Wise Clock 4 has the INT/SQW pin connected to D2 through a jumper. Therefore, to be able to use this RTC signal, a jumper must connect the 2-header pins, as shown in the picture below (jumper is red, between processor and SD card socket).
Since I don't seem to get things perfect from the first try, I forgot to add the mandatory 10k pull-up resistor (this is fixed in the next iteration of the board, shipping as of mid Dec 2011). Here is how you need to connect the pull-up resistor, as shown in the next photo. Solder one terminal of the resistor in the via (it fits the hole) and the other terminal to the 2-pin header.
Once the hardware is ready, compile and upload this very simple sketch.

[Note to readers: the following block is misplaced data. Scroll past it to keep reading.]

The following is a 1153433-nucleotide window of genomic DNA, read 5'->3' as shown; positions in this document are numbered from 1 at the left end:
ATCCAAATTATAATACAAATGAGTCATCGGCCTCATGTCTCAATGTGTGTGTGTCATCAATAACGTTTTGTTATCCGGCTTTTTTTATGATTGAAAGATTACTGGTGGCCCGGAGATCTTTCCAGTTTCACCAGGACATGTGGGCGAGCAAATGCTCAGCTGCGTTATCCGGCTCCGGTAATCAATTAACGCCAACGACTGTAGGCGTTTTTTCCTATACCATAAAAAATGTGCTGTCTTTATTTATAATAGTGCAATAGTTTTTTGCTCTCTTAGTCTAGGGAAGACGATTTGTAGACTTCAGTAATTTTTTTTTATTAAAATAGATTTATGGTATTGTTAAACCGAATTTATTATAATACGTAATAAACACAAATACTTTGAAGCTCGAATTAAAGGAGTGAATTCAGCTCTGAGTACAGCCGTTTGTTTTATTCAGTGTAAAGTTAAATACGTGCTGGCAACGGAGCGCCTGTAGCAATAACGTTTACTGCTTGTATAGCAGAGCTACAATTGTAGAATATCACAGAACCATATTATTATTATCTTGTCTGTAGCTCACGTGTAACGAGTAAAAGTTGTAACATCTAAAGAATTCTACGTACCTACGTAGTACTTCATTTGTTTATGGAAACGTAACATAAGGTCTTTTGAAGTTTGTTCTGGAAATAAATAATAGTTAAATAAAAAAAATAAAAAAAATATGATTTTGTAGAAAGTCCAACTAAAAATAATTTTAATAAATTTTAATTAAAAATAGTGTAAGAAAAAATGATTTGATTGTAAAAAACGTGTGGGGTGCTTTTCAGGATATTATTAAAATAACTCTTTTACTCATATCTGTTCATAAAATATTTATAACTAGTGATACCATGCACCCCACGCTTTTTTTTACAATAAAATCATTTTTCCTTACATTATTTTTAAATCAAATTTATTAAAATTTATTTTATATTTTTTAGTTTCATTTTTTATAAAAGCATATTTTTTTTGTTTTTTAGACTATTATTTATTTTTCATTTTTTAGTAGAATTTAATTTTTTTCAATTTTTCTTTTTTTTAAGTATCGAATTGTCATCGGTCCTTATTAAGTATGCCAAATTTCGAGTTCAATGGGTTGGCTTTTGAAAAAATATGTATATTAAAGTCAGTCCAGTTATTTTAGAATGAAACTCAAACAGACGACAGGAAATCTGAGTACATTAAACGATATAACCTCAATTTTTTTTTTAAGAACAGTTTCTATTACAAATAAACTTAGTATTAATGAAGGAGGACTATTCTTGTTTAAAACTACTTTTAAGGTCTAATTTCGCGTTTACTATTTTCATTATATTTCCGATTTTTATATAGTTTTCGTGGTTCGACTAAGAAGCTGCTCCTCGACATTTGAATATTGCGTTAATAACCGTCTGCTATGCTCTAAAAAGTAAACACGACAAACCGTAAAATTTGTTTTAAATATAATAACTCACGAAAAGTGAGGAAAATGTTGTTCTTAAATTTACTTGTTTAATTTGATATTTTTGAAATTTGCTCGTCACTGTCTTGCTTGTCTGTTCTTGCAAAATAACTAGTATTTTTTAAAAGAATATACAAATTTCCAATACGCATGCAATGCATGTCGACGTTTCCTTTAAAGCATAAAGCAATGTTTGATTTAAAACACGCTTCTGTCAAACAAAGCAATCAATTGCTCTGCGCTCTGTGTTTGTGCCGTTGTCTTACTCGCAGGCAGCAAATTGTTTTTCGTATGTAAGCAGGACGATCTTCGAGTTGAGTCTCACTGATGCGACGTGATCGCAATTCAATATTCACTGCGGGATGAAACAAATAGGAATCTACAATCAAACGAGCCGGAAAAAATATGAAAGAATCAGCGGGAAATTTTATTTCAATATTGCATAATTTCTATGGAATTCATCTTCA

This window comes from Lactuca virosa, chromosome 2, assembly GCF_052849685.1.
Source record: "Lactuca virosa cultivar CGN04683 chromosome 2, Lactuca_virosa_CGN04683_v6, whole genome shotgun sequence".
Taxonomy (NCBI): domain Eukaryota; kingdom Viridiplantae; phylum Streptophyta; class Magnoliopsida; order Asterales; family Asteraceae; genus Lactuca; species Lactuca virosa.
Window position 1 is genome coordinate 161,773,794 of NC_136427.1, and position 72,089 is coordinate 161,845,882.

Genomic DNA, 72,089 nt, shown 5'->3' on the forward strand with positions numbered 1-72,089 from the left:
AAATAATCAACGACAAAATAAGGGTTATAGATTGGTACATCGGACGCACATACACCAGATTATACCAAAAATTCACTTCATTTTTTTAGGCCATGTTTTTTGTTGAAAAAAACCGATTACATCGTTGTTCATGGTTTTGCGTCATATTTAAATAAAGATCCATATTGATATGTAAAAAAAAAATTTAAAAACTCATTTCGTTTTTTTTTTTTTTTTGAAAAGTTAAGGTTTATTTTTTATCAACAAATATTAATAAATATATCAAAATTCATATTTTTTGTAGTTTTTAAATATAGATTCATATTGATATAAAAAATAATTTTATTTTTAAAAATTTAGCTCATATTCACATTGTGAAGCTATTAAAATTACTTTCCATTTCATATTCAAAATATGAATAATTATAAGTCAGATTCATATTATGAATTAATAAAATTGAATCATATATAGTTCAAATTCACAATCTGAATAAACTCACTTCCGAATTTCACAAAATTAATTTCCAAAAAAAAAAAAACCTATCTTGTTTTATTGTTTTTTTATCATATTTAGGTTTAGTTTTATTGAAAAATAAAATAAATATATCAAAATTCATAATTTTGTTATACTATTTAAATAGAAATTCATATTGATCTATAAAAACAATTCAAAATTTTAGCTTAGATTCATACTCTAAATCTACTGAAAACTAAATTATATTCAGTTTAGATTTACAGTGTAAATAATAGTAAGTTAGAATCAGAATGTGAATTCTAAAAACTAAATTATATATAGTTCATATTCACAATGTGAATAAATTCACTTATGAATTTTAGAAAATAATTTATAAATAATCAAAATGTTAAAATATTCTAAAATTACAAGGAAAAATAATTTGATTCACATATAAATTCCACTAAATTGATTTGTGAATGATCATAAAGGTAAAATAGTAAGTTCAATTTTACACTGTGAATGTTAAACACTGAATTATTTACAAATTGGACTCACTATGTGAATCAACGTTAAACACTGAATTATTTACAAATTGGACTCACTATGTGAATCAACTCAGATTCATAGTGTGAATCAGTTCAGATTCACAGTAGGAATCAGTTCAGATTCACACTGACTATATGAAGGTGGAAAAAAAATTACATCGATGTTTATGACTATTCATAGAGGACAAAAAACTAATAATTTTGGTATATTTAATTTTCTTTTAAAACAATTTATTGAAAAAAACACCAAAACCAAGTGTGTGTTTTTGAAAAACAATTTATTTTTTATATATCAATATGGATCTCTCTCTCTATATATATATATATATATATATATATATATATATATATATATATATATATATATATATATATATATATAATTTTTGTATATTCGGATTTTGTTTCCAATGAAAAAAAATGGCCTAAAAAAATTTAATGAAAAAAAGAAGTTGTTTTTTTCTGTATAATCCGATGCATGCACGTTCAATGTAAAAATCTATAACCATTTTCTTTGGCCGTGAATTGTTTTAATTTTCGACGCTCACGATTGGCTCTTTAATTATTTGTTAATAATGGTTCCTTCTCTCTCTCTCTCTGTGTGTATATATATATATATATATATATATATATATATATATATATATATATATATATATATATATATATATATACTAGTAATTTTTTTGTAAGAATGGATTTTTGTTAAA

Serial.println("RTC square wave enabled");
attachInterrupt(2, rtc_interrupt, RISING);
The sketch (tested with Arduino IDE 22) enables the 1Hz square wave on the RTC and attaches an ISR ("interrupt service routine") that gets executed once every second. (You can see the output of the ISR function in the serial monitor.)
- The square wave is not enabled by default as DS3231 gets powered. To enable the square wave, bit 2 of the register 0x0E must be set to 0 (it is 1 by default).
- The square wave frequency can be one of the 4 values: 1Hz, 1024Hz, 4096Hz and 9182Hz. This frequency is selected by setting 2 bits (3 and 4) in control register 0x0E (check page 13 of the datasheet).
- The file DS3231.h (also required is DS3231.cpp) is the one included in the WiseClock3 library.
I see at least two applications where this square wave/interrupt line can be used:
- RTC alarm waking up the clock from sleep mode;